Everyone has the potential to be an irresistible, room-captivating rockstar- even if they don’t know it yet. I recently saw the beautiful and talented Jazz singer, Ariana Savalas, perform and what I found inspiring about her is that she knows how to captivate and own her audience, flawlessly. Her style and charm is very reminiscent of the former days of sophisticated stardom; channeling the charming, sultry and witty, glamorously clad legends of the old hollywood era. What better way to learn how to ‘own the room’ than from the woman who could enter a room, without saying a word, and still steal the hearts of everyone in her presence? Follow these 6 tips, from Ariana herself, on becoming a room-captivating maven.
1. Start small: Working with smaller crowds allows for you to really stand out amongst those around you. You are in turn allowed to introduce yourself (always use your first and last name), and be able to converse in a well-versed manner, all of which all sets the stage for people to know and remember who you are.
2. Slowly expand your crowd: Ariana started performing in front of family and close friends during her formative years. In other words, she had a tremendous amount of practice before she was comfortable performing in front of larger crowds. Once you become comfortable with practicing in smaller groups, you can transition into working with large ones. By starting small, you’ll notice how much more comfortable you’ll become in front of larger groups.
3. Practice makes perfect: You are certainly not going to be great at owning the room first time around (which is why tip no. 2 is so important). You might get nervous, fumble your words, or not know what to say… Just remember to breathe and be yourself. If your first time out doesn’t go as expected, try again! Practice really does make perfect and you’ll be confident, owning the room in no time.
4. Be well rested and focused: No one has ever owned a room when they’re looking and acting as if they just rolled out of bed. If you are planning on attending an event, be sure to rest well, drink plenty of water, and keep your head clear to remain completely focused and in the moment.Basically don’t plan a wild girls night out ( or girls night in, for that matter) when you have a big company presentation at 9 am the next morning.
5. Know your crowd: Ariana knows how to reads her audience well. She states, “It’s like a first date – you try to find out their background, room atmosphere so that you can know whether to amp up the jokes or tone it down.” This is an excellent tid-bit of advice. Even if you have never met the people who surround you, you can learn a great deal about them. A great way to do this is by watching the conversation-styles and listening to the topics being discussed by those around you, prior to diving into a conversation. Learn your audience, then you can take them by storm!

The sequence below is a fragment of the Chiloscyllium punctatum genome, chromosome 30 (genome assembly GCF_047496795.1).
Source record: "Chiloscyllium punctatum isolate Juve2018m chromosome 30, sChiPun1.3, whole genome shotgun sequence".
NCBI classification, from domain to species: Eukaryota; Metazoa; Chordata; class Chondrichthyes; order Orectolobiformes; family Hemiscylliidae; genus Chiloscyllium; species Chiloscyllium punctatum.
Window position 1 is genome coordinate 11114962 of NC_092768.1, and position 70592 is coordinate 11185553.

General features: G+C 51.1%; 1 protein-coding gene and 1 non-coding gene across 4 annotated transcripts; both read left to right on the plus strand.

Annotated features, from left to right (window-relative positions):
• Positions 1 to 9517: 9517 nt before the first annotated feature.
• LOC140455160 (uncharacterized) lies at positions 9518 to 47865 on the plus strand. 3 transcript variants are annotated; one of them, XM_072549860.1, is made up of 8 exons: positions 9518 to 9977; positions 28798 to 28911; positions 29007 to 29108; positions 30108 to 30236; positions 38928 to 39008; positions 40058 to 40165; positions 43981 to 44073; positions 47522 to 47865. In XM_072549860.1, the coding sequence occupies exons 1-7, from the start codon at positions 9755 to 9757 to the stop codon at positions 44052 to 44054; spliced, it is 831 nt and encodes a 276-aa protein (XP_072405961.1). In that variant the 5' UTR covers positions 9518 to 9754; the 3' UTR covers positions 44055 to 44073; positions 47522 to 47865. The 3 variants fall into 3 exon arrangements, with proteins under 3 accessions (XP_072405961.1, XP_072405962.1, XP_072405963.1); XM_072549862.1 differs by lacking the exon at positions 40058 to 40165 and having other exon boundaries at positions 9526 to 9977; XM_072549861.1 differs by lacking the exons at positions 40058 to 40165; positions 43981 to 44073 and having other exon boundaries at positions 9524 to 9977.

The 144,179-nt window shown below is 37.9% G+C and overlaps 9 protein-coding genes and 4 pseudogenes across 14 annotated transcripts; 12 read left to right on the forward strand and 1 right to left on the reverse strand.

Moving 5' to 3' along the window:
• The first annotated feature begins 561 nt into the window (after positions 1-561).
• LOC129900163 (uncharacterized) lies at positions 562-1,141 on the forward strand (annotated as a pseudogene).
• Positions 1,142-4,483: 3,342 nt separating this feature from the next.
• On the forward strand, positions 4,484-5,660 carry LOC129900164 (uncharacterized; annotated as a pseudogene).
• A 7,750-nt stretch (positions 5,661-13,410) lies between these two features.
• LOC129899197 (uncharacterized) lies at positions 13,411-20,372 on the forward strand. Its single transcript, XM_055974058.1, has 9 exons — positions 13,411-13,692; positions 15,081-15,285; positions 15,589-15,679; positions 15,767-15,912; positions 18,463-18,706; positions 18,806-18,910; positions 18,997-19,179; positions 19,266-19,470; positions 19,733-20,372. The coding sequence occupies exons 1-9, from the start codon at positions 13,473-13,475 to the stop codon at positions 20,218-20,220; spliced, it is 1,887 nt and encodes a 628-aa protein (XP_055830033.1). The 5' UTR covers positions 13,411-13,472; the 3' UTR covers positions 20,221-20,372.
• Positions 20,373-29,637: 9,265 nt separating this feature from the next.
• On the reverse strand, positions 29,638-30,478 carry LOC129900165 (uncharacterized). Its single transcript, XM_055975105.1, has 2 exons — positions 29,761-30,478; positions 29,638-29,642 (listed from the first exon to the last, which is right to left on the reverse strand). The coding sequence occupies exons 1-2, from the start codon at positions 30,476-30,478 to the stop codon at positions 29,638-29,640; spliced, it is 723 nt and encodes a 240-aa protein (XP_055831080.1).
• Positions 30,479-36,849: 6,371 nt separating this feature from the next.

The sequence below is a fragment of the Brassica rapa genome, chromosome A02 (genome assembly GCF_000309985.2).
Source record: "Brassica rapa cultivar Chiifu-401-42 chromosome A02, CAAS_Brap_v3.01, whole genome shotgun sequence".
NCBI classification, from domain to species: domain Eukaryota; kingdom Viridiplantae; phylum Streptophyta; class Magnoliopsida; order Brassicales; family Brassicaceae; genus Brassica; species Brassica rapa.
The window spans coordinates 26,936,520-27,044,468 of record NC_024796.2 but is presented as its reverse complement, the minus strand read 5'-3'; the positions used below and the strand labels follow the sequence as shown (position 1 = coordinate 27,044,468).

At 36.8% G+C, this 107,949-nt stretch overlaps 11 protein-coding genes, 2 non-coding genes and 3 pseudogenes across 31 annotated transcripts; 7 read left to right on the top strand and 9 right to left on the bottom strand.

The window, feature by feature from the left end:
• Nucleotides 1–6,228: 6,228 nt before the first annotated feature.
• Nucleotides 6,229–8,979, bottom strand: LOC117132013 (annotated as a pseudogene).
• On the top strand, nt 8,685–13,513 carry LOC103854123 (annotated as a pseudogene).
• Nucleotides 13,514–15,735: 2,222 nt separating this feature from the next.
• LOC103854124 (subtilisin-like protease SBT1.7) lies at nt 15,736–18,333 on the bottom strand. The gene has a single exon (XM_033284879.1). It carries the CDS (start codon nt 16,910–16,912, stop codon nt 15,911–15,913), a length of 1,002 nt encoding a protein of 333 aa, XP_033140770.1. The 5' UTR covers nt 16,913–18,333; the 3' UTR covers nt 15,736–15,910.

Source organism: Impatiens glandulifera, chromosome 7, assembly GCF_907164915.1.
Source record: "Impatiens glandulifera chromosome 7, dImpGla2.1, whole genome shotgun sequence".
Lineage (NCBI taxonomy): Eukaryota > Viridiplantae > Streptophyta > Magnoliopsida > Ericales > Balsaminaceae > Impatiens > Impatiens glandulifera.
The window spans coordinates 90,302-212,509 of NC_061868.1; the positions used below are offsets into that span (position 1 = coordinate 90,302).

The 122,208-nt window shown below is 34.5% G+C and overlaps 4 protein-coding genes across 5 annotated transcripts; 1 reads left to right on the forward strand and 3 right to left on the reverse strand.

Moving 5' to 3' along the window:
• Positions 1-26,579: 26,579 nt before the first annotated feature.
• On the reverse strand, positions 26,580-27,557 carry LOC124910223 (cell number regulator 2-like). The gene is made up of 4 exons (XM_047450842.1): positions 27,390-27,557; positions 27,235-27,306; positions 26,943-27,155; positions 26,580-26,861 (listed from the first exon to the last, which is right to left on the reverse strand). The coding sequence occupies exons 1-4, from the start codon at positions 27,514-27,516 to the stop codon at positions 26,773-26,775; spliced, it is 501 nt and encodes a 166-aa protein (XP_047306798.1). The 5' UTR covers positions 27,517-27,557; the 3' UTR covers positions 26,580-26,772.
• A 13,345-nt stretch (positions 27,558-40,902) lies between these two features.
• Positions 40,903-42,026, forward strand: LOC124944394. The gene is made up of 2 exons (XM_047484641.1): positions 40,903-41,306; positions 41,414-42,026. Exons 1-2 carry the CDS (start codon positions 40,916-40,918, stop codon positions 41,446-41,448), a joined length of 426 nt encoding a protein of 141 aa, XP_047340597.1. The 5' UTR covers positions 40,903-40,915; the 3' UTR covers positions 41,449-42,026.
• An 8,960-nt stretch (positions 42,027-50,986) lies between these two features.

6. Give credit where credit is due: This is particularly important if you are sharing the stage with others (your friends or partner perhaps). “You want them to help you out and giving you their best,” says Ariana. Be each others support system and own the room together. Be prepared, the results may turn out even better than expected!
Pretty simple, right? Now that you have the 6 steps necessary to ‘own the room’ and and engage an audience, put them to use! You’ll be able to successfully mingle and make new connections, whether for work or play. The benefits to learning to own the room are essentially endless!Now if only I can rock a rocking animal print dress and 6 inch heels to my next meeting.
What are the most important questions you should ask yourself as go-getting leader at work in 2015?
Well, many years before the age of Blackberrys (2008 to be exact) a management guru called Peter Drucker wrote a little 100-pager book called The Five Most Important Questions You Will Ever Ask About Your Organization. The book has now been rewritten for 2015 with some pretty kickass #bossladies as the new co-writers. One of them is Millennial Expert, international speaker and leadership expert Joan Snyder Kuhl, the founder of Why Millennials Matter.
So What Are These 5 Most Important Questions?
What Is Our Mission?
Who Is Our Customer?
What Does The Customer Value?
What Are Our Results?
What Is Our Plan?
Sometimes, we tend to overlook the most important questions because they seem to obvious. And while the questions in the book do seem simple enough, the answers themselves are not. But this concise book does answer them all quite thoroughly.
“Never subordinate the mission in order to get money. If there are opportunities that threaten the integrity of the organization, you must say no.” – Peter Drucker, Author of The Five Most Important Questions
I love that the book discusses the process of self-assessment to transitioning towards leadership and explores answers from a diverse group of leaders representing a wide array of sectors.
5 Most Important Questions also features (very important to me) opinions of thoughts on leadership from many female leaders, and includes expanded observations from Drucker along with anecdotes from other management heavyweights such as commentary from six distinguished management gurus, including Jim Collins (of Good to Great book fame), Judith Rodin (Rockefeller Foundation president) and Frances Hesselbein (chairman of Leader to Leader Institute and former CEO, Girl Scouts of the USA).
I suppose it’s true – great things do come in small 100-page packages (that’s hundreds of pages less than
Vogue’s some fashion magazine’s September issues, FYI) so it would be a short but worthwhile read. 5 Questions is available easily on Amazon or Barnes & Nobles.
PS : Joan Kuhl will be speaking on June 4th in NYC about “Moving From Achieving To Leading At Work”.
Click Here For More Info.